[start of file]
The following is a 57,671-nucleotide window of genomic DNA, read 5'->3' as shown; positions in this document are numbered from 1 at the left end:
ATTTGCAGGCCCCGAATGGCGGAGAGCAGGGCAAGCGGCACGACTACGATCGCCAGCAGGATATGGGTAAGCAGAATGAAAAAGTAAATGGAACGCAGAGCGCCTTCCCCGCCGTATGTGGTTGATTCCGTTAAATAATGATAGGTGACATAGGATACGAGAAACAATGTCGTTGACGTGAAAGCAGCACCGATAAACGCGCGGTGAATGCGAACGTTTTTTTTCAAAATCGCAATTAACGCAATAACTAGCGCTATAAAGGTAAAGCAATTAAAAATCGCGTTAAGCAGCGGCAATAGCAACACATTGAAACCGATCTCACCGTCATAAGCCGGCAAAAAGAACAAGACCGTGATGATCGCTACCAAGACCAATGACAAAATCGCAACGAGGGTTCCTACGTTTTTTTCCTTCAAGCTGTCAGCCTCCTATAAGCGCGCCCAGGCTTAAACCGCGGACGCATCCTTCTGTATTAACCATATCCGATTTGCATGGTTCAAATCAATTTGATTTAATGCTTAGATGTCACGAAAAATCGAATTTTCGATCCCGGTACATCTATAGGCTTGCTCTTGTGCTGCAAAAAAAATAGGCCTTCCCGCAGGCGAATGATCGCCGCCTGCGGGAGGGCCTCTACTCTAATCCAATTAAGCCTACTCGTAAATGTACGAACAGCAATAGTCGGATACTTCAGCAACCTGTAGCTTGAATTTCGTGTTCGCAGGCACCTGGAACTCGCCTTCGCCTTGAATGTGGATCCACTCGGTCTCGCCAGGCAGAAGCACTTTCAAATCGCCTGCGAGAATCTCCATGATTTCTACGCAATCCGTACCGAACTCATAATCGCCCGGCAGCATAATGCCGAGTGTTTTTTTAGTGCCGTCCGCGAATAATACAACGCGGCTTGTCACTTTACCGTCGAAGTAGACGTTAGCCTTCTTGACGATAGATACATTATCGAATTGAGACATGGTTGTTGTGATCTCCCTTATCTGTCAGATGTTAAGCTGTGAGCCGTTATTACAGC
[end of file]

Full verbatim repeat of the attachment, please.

The following is a 57,671-nucleotide window of genomic DNA, read 5'->3' as shown; positions in this document are numbered from 1 at the left end:
ATTTGCAGGCCCCGAATGGCGGAGAGCAGGGCAAGCGGCACGACTACGATCGCCAGCAGGATATGGGTAAGCAGAATGAAAAAGTAAATGGAACGCAGAGCGCCTTCCCCGCCGTATGTGGTTGATTCCGTTAAATAATGATAGGTGACATAGGATACGAGAAACAATGTCGTTGACGTGAAAGCAGCACCGATAAACGCGCGGTGAATGCGAACGTTTTTTTTCAAAATCGCAATTAACGCAATAACTAGCGCTATAAAGGTAAAGCAATTAAAAATCGCGTTAAGCAGCGGCAATAGCAACACATTGAAACCGATCTCACCGTCATAAGCCGGCAAAAAGAACAAGACCGTGATGATCGCTACCAAGACCAATGACAAAATCGCAACGAGGGTTCCTACGTTTTTTTCCTTCAAGCTGTCAGCCTCCTATAAGCGCGCCCAGGCTTAAACCGCGGACGCATCCTTCTGTATTAACCATATCCGATTTGCATGGTTCAAATCAATTTGATTTAATGCTTAGATGTCACGAAAAATCGAATTTTCGATCCCGGTACATCTATAGGCTTGCTCTTGTGCTGCAAAAAAAATAGGCCTTCCCGCAGGCGAATGATCGCCGCCTGCGGGAGGGCCTCTACTCTAATCCAATTAAGCCTACTCGTAAATGTACGAACAGCAATAGTCGGATACTTCAGCAACCTGTAGCTTGAATTTCGTGTTCGCAGGCACCTGGAACTCGCCTTCGCCTTGAATGTGGATCCACTCGGTCTCGCCAGGCAGAAGCACTTTCAAATCGCCTGCGAGAATCTCCATGATTTCTACGCAATCCGTACCGAACTCATAATCGCCCGGCAGCATAATGCCGAGTGTTTTTTTAGTGCCGTCCGCGAATAATACAACGCGGCTTGTCACTTTACCGTCGAAGTAGACGTTAGCCTTCTTGACGATAGATACATTATCGAATTGAGACATGGTTGTTGTGATCTCCCTTATCTGTCAGATGTTAAGCTGTGAGCCGTTATTACAGC